Now, before we go to Q&A, I’ll finish with a few comments on our new share repurchase authorization. We view the $1.25 billion program is an indication of our confidence in our business, the strength of our balance sheet, and the durability of our cash generation. And we’re proud of the fact that we’ve already returned $5 billion of excess capital to our investors since 2012 to support shareholder value, while simultaneously getting our balance sheet to its strongest position in our 25 years.

So with that, we’ll turn to Q&A. Operator, could you please open the line?

Questions and Answers:

Operator

[Operator Instructions] And our first question comes from Tim Thein from Citigroup. Your line is open.

Tim Thein — Citigroup — Analyst

Hi, thanks. There’s a bit of an echo. I hope that it’s not triggered by me. But Matt, maybe just first one on this notion of these mega projects, we’re clearly seeing that show up in starts data — construction starts data and it looks to be an increasing just percentage of just overall spend in these coming years. As we think about here in late October, looking into next year, is there a way to kind of size up how you sit from — just from kind of an overall visibility standpoint in terms of what’s — obviously, you don’t operate with a backlog, but just from kind of a project visibility or project backlog standpoint, is there a way to kind of size up how United is positioned as we go into ’23 just from essentially work already in hand or forthcoming, if you can help on that at all.

Matthew J. Flannery — President and Chief Executive Officer

Sure, Tim. So as far as the scale of it, we’ll work on it as there some way that we can put a numerical value to it. But I can just tell you, in my 32 years of business, we have never seen these amount of mega projects, and specifically, in the infrastructure and commercial space on the books. The manufacturing is an added bonus that we really didn’t expect to see where there’s over $250 billion of funds already activated. So this is very tangible to us. But when I think about our positioning there, as you can imagine, we’ve been focused on national accounts for many, many years as a big part of our strategy, and these are the folks that are going to get the large share of this work. That, alongside with our broader set of services, we think positions us very well in this space.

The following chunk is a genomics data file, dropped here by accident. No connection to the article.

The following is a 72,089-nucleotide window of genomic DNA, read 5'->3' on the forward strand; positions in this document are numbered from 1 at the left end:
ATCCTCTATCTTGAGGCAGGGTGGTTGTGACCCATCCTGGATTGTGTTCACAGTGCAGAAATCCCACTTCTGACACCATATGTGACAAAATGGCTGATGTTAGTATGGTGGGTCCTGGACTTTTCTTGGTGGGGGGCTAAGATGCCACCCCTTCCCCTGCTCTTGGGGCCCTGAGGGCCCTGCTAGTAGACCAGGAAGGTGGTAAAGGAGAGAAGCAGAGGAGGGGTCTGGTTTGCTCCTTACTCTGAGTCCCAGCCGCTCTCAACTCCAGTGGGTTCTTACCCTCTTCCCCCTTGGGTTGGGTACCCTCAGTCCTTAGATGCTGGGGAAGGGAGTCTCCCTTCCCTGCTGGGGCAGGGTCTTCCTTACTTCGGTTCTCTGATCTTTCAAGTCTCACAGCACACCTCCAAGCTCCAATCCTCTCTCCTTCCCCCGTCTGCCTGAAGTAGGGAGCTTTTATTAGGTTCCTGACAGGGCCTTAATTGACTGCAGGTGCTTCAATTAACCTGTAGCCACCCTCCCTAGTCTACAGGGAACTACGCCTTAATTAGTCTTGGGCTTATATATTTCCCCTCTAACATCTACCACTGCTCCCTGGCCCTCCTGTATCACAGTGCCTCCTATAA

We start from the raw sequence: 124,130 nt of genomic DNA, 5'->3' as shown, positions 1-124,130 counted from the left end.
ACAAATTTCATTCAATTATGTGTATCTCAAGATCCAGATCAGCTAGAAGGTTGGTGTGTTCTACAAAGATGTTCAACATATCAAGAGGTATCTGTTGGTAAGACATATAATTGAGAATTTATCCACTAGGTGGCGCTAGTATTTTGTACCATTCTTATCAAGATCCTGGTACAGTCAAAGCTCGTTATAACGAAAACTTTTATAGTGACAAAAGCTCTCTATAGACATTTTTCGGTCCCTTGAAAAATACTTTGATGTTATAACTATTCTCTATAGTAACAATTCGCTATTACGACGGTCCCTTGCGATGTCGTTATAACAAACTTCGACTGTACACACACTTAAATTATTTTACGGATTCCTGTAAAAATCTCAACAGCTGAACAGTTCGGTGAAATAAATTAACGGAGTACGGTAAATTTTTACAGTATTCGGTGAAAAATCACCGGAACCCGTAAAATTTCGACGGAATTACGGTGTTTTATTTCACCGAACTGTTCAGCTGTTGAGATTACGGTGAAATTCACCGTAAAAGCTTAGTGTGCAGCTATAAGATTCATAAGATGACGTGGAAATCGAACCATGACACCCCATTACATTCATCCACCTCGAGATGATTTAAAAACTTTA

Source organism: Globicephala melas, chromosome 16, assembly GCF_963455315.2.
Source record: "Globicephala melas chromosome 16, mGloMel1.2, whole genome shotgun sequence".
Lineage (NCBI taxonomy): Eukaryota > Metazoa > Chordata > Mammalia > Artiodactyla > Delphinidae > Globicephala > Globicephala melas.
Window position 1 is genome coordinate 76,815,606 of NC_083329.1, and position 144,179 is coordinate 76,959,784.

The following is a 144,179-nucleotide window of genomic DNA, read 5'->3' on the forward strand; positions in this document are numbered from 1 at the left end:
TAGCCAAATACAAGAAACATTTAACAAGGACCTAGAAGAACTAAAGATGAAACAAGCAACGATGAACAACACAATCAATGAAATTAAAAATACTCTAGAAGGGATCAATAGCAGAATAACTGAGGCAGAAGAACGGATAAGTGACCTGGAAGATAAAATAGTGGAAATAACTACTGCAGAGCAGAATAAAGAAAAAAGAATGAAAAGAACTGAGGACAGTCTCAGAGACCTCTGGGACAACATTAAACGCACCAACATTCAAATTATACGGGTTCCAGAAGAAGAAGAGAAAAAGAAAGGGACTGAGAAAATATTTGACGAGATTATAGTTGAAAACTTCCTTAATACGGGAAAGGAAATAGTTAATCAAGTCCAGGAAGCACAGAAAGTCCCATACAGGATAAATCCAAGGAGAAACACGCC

So we certainly expect to outpunch our weight of our overall industry market share with these customers and with these projects. And this is just another example of us thinking and believing strongly that the big book continue to get bigger and taking share. So that’s the way I would think about it right now. And I don’t know if you had any other thoughts.

Tim Thein — Citigroup — Analyst

Yeah, got it. Okay, thanks. And then your point on the leverage range and what a change from, say, a decade or so ago, and just in terms of how the balance sheet has evolved. But how are you thinking about the — or the Board thinking about the two to three times target? Obviously, I’m sure you want to preserve some flexibility for M&A or other capital return opportunities. But obviously, with cash flows continuing to build, that potential for that to go even lower. So how are you and the Board thinking about that overall two to three times range? Thanks.

Matthew J. Flannery — President and Chief Executive Officer

I’ll let Ted speak to the leverage, but we don’t at all see this as preventative from us being able to continue to invest in growth of the business, which is our first filter of what we’ll do from a capital allocation perspective. Ted, please.

William Ted Grace — Vice President and Interim Chief Financial Officer